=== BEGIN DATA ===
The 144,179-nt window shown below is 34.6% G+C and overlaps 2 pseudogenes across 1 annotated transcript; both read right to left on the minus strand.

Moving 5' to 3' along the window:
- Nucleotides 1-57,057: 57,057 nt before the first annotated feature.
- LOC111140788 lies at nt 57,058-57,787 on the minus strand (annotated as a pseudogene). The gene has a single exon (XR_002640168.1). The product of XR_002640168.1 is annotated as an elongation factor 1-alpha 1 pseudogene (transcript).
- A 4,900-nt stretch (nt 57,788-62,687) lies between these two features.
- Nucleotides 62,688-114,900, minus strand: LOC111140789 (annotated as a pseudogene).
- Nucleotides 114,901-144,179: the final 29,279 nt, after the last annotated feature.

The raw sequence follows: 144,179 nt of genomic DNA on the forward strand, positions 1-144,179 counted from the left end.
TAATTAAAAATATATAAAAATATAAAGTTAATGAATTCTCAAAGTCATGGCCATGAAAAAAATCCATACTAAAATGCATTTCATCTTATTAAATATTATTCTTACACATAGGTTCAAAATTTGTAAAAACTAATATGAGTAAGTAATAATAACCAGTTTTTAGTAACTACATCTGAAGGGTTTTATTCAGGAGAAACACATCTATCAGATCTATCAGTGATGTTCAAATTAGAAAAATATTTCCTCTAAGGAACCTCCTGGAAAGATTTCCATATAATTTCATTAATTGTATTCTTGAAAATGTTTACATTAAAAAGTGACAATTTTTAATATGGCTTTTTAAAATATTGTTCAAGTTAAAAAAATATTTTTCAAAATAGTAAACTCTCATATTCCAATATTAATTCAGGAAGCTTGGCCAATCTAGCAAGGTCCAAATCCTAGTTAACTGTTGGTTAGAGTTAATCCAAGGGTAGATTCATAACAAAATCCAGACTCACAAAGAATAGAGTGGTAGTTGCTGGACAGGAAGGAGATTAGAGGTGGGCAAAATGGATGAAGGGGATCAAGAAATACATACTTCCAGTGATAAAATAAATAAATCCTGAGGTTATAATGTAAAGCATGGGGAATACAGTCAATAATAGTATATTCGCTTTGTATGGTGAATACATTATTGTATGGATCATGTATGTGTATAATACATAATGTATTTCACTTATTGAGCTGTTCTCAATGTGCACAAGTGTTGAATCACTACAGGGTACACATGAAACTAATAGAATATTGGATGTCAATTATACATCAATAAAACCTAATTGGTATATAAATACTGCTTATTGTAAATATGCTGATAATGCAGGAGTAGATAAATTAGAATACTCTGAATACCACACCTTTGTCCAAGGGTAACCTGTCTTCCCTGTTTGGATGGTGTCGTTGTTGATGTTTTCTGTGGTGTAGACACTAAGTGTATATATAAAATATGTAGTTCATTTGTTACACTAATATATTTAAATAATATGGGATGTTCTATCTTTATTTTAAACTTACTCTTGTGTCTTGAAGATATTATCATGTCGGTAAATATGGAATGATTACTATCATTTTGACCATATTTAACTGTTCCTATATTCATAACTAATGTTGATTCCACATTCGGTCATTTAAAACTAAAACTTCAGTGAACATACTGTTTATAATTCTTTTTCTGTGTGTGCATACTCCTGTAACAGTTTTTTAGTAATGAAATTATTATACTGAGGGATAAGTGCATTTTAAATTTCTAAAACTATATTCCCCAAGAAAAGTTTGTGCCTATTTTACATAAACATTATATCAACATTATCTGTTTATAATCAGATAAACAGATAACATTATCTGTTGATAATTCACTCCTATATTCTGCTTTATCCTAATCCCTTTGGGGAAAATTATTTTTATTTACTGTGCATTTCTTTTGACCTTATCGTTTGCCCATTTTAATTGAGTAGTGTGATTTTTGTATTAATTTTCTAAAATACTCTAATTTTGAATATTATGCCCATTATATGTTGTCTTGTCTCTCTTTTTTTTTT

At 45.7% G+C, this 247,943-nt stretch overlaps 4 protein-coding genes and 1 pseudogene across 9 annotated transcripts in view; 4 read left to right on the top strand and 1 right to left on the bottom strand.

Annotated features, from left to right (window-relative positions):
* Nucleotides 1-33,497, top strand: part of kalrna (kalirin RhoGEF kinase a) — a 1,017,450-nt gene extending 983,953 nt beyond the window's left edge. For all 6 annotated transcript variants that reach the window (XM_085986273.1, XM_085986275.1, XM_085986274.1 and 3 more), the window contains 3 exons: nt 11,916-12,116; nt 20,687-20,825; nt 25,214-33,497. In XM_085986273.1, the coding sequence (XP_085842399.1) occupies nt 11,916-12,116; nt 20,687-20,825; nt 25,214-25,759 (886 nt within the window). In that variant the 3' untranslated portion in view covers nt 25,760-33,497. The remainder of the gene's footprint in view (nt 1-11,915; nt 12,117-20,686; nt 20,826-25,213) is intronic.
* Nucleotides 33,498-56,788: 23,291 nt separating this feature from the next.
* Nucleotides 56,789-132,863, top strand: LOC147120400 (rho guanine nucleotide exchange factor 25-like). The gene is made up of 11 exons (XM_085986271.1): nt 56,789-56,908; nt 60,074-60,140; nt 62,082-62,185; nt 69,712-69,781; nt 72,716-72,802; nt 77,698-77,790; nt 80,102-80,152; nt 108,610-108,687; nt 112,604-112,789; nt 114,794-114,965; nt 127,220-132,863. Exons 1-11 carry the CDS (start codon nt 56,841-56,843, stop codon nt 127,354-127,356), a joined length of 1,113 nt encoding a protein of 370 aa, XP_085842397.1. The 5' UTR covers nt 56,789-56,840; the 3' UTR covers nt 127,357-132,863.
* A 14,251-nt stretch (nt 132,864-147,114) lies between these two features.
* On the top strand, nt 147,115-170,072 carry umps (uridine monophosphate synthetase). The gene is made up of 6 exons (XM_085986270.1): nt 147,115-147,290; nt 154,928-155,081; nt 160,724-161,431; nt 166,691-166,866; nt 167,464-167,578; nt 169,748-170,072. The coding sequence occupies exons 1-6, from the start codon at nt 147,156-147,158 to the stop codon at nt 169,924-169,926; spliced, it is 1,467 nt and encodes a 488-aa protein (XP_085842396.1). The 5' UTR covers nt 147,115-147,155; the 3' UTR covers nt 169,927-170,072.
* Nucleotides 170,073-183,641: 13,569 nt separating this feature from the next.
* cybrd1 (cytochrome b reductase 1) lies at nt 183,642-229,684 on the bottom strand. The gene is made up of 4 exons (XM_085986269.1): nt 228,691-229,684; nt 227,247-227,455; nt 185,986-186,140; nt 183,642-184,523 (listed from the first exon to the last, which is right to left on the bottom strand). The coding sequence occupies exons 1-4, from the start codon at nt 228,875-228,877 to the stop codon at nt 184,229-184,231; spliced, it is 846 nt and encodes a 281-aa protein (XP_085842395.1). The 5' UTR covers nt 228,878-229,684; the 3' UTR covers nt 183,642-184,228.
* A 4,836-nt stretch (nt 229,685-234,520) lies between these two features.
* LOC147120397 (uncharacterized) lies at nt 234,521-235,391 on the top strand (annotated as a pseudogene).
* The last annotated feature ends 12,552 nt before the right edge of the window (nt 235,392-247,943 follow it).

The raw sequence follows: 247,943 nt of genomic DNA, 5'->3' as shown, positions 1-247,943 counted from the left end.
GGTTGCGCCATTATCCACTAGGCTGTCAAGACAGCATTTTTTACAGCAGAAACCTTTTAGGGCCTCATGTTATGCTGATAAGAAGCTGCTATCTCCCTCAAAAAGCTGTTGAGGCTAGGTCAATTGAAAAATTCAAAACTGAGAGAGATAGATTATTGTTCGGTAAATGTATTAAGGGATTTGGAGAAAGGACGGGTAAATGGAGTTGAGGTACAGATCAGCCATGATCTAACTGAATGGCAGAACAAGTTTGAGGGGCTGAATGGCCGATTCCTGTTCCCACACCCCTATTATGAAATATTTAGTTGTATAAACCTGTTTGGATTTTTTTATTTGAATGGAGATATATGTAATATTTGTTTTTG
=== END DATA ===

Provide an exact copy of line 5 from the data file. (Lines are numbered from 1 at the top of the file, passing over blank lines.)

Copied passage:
- A 4,900-nt stretch (nt 57,788-62,687) lies between these two features.